Blame Game

Ackoff's Mess and Dilbert's World of Work

When organizations grow large, risks, errors and conflicts multiply exponentially. Management’s capability to solve problems and reduce risk falls behind this upward curve of problems – overwhelming most everyone. Systems theorist Russell Ackoff summarized the situation this way: “In the systems age, we don’t have problems, we have sets of interrelated problems. I have a special scientific name for this. I call it a mess.”

Unfortunately Ackoff’s Mess is just business as usual”in many big businesses, heath care providers, and service and knowledge work operations. It is made up of non-value added  wasteful activity (over 90%), variability in inputs or work methods, and chronic overload of people and equipment. These conditions accumulate into periodic breakdowns and a negative culture

When firefighting problems traditional managers attempt to solve problems quickly and when they can't they play a game familiar to everyone who has ever had a job.

In many big companies and government organizations, the Blame Game perpetually refills a swamp of wasteful processes and disengaged culture. In fact in one training event at an automotive OEM, a supervisor spontaneously stood up and yelled out “That’s exactly how we work every week!”  

  1. The Blame Game begins with an organization complacent in Ackoff’s Mess of waste, accepted as the normal way of doing business. People avoid waste and problems, until they eventually ripen into a breakdown – like a late project, a lost contract or an angry customer. 
  2. The breakdown triggers firefighting and aggressive 24/7 efforts by “all hands-on deck”. Yet soon after, feeling agitated or angry, managers blame the people closest to the crisis, not the system!
  3. With time and enough resources a “hero” figure emerges to solve the problem (but not the system that created it). Then everyone rests and avoids risk until the next “blame-game” episode begins.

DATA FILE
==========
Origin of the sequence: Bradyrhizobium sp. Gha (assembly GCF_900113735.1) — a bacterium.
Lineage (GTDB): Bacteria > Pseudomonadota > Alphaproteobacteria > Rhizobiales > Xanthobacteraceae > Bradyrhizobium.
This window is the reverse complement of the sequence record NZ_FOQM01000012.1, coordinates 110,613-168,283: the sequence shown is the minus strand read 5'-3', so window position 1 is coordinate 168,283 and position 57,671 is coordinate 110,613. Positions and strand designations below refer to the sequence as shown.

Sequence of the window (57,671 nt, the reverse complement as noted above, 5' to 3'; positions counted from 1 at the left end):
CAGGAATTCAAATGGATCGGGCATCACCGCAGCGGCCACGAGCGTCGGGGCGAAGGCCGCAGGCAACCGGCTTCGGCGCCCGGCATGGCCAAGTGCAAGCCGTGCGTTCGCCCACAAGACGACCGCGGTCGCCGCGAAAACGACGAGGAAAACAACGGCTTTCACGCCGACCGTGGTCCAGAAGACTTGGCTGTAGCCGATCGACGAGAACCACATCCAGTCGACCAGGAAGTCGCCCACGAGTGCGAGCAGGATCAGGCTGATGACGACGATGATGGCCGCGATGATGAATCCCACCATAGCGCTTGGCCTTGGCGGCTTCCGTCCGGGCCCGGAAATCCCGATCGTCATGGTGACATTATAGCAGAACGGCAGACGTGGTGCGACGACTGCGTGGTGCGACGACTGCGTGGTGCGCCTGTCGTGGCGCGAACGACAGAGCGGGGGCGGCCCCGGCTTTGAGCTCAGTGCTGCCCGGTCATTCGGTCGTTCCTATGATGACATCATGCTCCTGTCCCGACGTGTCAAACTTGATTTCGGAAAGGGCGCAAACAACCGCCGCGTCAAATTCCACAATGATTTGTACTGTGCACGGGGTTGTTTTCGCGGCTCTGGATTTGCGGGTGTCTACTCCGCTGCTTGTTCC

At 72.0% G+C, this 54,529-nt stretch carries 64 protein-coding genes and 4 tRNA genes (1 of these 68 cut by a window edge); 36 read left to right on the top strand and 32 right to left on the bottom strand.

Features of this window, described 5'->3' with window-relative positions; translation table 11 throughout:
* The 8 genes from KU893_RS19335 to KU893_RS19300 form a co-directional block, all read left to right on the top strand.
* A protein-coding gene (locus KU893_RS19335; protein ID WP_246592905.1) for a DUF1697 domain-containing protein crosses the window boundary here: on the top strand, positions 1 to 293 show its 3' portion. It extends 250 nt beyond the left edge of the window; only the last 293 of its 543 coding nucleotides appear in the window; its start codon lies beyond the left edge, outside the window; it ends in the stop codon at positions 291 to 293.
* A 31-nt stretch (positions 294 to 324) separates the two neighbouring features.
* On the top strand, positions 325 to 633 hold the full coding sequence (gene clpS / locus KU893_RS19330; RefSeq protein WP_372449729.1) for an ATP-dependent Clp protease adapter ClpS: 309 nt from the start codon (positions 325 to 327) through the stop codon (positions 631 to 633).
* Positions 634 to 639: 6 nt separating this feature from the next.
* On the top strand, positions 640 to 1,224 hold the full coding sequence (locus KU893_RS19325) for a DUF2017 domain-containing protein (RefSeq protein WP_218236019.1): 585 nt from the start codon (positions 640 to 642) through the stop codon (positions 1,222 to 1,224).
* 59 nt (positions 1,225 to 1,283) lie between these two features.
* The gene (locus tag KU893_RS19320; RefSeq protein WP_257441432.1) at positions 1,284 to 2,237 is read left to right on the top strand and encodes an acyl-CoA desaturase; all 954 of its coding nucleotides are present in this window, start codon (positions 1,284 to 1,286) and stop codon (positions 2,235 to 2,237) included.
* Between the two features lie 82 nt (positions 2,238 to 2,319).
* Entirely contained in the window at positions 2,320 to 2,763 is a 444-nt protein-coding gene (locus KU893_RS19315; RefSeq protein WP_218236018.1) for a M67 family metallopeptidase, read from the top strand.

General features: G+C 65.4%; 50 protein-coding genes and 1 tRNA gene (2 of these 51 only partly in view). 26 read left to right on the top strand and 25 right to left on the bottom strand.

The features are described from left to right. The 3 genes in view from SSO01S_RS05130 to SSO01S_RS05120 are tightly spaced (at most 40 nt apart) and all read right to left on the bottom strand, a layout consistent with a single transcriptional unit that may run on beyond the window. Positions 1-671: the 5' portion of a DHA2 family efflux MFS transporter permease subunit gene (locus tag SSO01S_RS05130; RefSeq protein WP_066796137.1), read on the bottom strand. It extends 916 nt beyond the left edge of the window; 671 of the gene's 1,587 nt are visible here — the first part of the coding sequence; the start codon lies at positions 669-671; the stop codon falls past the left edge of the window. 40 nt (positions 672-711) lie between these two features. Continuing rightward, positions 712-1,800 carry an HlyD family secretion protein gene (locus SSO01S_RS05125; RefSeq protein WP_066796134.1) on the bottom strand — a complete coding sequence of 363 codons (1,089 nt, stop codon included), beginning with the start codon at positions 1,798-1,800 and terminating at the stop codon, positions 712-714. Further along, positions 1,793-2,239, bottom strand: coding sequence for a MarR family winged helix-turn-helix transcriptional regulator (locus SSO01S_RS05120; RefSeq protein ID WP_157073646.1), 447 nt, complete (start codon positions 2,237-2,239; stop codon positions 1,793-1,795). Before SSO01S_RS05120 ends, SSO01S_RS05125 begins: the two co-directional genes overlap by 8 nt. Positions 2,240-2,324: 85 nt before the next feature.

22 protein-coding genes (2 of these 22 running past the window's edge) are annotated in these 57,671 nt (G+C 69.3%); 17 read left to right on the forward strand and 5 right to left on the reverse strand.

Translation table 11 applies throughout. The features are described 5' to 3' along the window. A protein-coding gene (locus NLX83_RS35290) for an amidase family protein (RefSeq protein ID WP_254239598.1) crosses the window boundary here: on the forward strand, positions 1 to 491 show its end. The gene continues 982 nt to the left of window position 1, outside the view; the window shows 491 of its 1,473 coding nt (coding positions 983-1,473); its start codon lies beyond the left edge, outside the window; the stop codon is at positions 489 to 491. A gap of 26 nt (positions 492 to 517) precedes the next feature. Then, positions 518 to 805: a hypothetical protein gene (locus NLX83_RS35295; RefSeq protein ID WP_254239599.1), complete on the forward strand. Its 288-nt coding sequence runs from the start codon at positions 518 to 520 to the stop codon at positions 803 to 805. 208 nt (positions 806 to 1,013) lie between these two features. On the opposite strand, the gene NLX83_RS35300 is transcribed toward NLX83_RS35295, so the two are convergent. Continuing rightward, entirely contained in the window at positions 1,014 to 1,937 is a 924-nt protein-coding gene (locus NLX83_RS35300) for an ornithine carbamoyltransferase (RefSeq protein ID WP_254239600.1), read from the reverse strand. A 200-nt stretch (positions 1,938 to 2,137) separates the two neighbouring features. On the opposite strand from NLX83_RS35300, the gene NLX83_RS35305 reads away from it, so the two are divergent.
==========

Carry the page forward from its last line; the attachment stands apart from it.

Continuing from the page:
Over several years, Gallup has shown that about two thirds of surveyed workers are "not engaged" or "actively disengaged" in their work; meaning they are emotionally disconnected and are less likely to be productive. (Source Gallup website). When Ackoff's Mess is mixed with the negative emotions of the Blame Game culture, a caustic culture of Dilbert's World results. 
I call the principles of that culture "Dilbert’s Law." (Term used with permission.)

  1. Due to size, scope and complexity big enterprises naturally generate lots of waste, problems, and confusion.
  2. When managers are unable to resolve waste and problems quickly, they use blame to push employees for results.
  3. Blame generates a culture of disengaged, even alienated employees, extending well beyond those directly criticized.
  4. Disengaged, alienated employees ignore problems or willfully cause new ones.
  5. Return to number one

In “Dilbert’s World”, people resist all change – even those intended to help them! What is the way out of Dilbert’s World?

Change leaders who are developed in the Sensei Way.

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